SC Coke’s annual production volumes of refined coal for the fiscal years ended December 31, 2007, 2008, 2009 and 2010, were approximately as follows:
 
   
Annual
 
Fiscal
 
Production
 
Year
 
(Tons)
 
       
2007
   
810,186
 
         
2008
   
555,316
 
         
2009
   
595,518
 
 
       
2010
   
673,765
 
 
Coke Byproducts
 
Tar
 
Tar is an ingredient of asphalt, and is commonly used in the treatment of psoriasis, as an ingredient in certain disinfectants and for roofing and insulation applications.
 
SC Coke’s annual production volumes of tar for the fiscal years ended December 31, 2007, 2008, 2009 and 2010, were approximately as follows:
 
   
Annual Production
 
Fiscal Year
 
(Tons)
 
       
2007
    10,024  
         
2008
    19,105  
         
2009
    42,103  
         
2010     51,056  
  
Amsulfate
 
Amsulfate is used mainly as an agricultural fertilizer and can also be used in garment manufacturing, and in the leather and medical industries.  SC Coke’s annual production volumes of amsulfate for the fiscal years ended December 31, 2007, 2008, 2009 and 2010, were approximately as follows:
  
 
9

 
 
   
Annual Production
 
Fiscal Year
 
(Tons)
 
       
2007
    4,935  
         
2008
    6,536  
         
2009
    8,555  
         
2010     11,949  
 
Crude Benzol
 
Crude benzol is a base material which, when further processed, can produce products such as benzene.  Derivative products made from crude benzol are used in dyes, pesticides, spice production, solvents or bonds in paint making, paint spraying, shoemaking, and furniture manufacturing.  SC Coke’s annual production volumes of crude benzol for the fiscal years ended December 31, 2007, 2008, 2009 and 2010, were approximately as follows:
 
   
Annual Production
 
Fiscal Year
 
(Tons)
 
       
2007
   
1,671
 
         
2008
   
1,557
 
         
2009
   
7,915
 
         
2010    
13,673
 
 
Coal Gas
 
SC Coke uses coal gas for internal use to generate heat for its ovens and to produce electricity.  Any excess gas is piped and sold to Angang Steel.  Prior to 2008, there were no external sales of coal gas and the excess coal gas was flared off to minimize discharge into the environment.  In 2008, SC Coke purchased a 19% interest in Angang Steel and entered into a contract with Angang Steel to pipe and sell the excess coal gas produced by SC Coke to Angang Steel.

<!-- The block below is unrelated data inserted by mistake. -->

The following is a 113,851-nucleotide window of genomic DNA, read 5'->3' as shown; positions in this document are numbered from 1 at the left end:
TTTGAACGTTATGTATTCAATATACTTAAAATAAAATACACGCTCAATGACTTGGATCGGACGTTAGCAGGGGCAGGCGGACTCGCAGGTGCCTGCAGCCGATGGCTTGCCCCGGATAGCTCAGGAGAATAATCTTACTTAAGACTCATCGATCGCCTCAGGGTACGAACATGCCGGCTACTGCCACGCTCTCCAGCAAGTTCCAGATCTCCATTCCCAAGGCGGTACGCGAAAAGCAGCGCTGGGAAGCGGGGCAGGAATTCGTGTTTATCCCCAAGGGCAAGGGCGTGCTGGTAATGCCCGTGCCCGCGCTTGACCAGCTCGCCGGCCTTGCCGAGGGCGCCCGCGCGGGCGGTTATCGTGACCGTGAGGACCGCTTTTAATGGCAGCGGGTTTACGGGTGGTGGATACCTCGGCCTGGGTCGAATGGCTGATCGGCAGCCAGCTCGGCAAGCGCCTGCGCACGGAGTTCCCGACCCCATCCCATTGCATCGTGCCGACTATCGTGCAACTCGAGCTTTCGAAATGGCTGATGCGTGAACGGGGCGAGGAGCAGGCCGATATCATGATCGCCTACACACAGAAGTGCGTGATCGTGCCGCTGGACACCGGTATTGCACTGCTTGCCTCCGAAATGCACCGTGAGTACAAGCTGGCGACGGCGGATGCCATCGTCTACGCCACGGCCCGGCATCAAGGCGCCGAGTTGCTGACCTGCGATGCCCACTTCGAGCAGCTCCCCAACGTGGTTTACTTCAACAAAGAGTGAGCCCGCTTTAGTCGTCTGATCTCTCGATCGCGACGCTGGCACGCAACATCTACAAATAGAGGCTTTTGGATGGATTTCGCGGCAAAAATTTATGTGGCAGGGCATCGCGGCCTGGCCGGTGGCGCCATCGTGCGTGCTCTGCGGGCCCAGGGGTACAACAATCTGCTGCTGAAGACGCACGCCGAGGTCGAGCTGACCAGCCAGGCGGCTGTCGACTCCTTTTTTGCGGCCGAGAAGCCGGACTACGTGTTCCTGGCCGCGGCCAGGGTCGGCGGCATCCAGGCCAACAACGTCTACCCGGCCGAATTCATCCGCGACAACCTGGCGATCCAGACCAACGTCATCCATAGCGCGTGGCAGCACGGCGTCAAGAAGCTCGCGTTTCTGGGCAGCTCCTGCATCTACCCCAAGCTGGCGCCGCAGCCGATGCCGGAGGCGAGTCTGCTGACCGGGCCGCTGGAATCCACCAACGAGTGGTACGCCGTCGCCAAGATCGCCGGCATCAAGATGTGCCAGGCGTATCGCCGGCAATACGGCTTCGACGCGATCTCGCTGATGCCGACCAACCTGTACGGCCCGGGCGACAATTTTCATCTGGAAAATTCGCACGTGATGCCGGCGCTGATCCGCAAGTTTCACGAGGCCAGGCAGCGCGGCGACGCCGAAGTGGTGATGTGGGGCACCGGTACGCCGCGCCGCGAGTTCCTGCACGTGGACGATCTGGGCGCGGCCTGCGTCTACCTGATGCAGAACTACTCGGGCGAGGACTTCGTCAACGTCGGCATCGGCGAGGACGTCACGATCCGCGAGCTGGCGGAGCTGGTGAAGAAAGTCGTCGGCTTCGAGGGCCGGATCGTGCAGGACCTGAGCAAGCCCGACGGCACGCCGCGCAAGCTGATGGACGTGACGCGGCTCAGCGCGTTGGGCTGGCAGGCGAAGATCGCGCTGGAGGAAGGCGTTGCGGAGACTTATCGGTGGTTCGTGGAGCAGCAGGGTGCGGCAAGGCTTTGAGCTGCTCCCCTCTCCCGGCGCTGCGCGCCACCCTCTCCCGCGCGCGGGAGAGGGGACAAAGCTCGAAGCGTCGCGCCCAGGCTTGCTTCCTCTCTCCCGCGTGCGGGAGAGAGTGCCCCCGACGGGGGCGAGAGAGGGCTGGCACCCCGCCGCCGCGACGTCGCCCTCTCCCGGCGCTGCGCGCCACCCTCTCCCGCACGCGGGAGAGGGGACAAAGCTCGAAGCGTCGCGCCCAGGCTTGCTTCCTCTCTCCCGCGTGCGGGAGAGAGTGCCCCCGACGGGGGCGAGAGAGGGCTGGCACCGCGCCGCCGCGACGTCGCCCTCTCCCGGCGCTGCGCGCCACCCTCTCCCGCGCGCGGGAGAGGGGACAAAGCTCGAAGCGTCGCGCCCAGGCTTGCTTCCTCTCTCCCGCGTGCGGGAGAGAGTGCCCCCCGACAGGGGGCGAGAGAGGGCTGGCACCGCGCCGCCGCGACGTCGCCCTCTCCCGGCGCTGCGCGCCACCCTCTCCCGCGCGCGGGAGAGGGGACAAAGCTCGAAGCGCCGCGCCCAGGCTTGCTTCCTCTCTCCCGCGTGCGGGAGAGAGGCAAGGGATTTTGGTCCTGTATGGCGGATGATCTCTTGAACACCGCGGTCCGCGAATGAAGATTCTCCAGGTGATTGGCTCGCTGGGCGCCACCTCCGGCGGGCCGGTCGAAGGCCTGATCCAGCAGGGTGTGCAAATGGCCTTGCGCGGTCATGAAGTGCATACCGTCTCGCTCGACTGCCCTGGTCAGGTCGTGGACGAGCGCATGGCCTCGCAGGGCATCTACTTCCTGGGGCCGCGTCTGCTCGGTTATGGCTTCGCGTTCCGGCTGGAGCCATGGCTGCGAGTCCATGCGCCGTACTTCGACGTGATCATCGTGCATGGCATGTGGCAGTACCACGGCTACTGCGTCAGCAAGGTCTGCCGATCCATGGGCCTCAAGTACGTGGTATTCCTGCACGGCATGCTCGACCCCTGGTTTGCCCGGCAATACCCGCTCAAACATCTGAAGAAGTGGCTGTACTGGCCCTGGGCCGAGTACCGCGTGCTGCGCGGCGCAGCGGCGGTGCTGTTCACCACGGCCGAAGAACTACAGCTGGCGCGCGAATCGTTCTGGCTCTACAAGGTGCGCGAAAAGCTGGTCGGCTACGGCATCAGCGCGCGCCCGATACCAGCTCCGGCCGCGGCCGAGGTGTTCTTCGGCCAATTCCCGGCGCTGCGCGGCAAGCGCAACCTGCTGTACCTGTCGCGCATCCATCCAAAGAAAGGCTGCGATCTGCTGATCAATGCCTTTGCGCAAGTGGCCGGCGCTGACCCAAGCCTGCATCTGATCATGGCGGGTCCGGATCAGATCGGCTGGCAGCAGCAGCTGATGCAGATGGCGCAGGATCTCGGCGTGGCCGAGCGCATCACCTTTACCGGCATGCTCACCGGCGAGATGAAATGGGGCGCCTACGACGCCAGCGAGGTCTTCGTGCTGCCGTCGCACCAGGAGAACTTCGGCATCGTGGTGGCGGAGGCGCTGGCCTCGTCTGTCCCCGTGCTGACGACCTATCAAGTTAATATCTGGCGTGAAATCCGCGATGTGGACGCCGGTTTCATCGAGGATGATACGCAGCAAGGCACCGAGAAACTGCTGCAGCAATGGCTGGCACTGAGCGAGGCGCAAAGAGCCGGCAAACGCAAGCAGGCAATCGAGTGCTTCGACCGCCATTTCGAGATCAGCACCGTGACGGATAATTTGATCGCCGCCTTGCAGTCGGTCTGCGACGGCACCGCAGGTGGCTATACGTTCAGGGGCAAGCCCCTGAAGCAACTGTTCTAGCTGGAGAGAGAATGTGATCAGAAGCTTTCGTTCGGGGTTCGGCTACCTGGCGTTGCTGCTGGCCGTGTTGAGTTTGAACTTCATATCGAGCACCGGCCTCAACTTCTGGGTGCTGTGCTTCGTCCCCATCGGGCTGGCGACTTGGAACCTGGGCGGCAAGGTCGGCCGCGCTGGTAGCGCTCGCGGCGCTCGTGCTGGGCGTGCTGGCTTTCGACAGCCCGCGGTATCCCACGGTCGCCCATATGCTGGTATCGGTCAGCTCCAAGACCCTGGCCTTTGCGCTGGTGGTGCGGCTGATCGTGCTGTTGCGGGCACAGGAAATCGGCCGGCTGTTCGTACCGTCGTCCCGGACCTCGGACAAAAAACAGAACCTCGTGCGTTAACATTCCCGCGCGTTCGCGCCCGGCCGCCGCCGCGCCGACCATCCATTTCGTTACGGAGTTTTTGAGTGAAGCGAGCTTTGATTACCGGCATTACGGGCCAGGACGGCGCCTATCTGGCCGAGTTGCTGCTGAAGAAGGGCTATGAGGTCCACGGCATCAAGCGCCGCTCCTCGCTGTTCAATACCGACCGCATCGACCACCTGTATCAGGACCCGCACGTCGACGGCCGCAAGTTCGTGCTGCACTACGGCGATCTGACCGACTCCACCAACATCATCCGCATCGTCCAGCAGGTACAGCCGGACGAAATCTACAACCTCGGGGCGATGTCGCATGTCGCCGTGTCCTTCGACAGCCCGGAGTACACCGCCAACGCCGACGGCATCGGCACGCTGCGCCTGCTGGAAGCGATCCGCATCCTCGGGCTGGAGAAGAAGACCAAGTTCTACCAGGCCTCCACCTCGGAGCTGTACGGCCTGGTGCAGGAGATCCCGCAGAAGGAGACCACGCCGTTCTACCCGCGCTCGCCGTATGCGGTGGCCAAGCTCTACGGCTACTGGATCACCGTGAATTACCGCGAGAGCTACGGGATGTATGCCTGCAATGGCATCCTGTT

SC Coke’s annual production of coal gas for the fiscal years ended December 31, 2007, 2008, 2009 and 2010, were approximately as follows:
 
   
Annual Production
 
   
(Million Cubic
 
Fiscal Year
 
Meters)
 
       
2007
   
214
 
         
2008
   
227
 
         
2009
   
300
 
 
       
2010
   
450
 
 
Electricity Generation
 
Electricity that is generated by SC Coke is used to power SC Coke’s operations at its plant.  SC Coke estimates that the replacement cost of this electricity, if it had to be purchased from the state-owned utility, would be in excess of $800,000 (based on usage and prices in 2009) per year.  For the fiscal year ended December 31, 2010, SC Coke generated approximately 140 million kilowatt-hours of useable electrical power for self consumption.  In 2010, SC Coke consumed approximately $774,049 of electricity from the state electricity grid.
 
Expansion Plans
 
SC Coke plans to expand its plant with two new coke ovens.  In December 2009, SC Coke started construction on the two additional 5.5 meter coke ovens.  SC Coke estimates that the expansion will be completed by May 2011, but SC Coke expects that the additional ovens will not go into operation until the first quarter of 2011, although no assurances can be made that the construction will be completed, or operations commenced, by such dates.  As of the date hereof, SC Coke has completed approximately 80% of the plant construction and issued purchase orders for approximately 80% of the total required equipment necessary to complete the expansion.  The total cost of such plant expansion is expected to be approximately $85 million and is expected to be financed by debt and/or equity financings and internally generated cash flow. To date, SC Coke has expended approximately $24 million on the expansion.  If additional financing is not obtained, SC Coke may need to reduce, defer or cancel its expansion plans.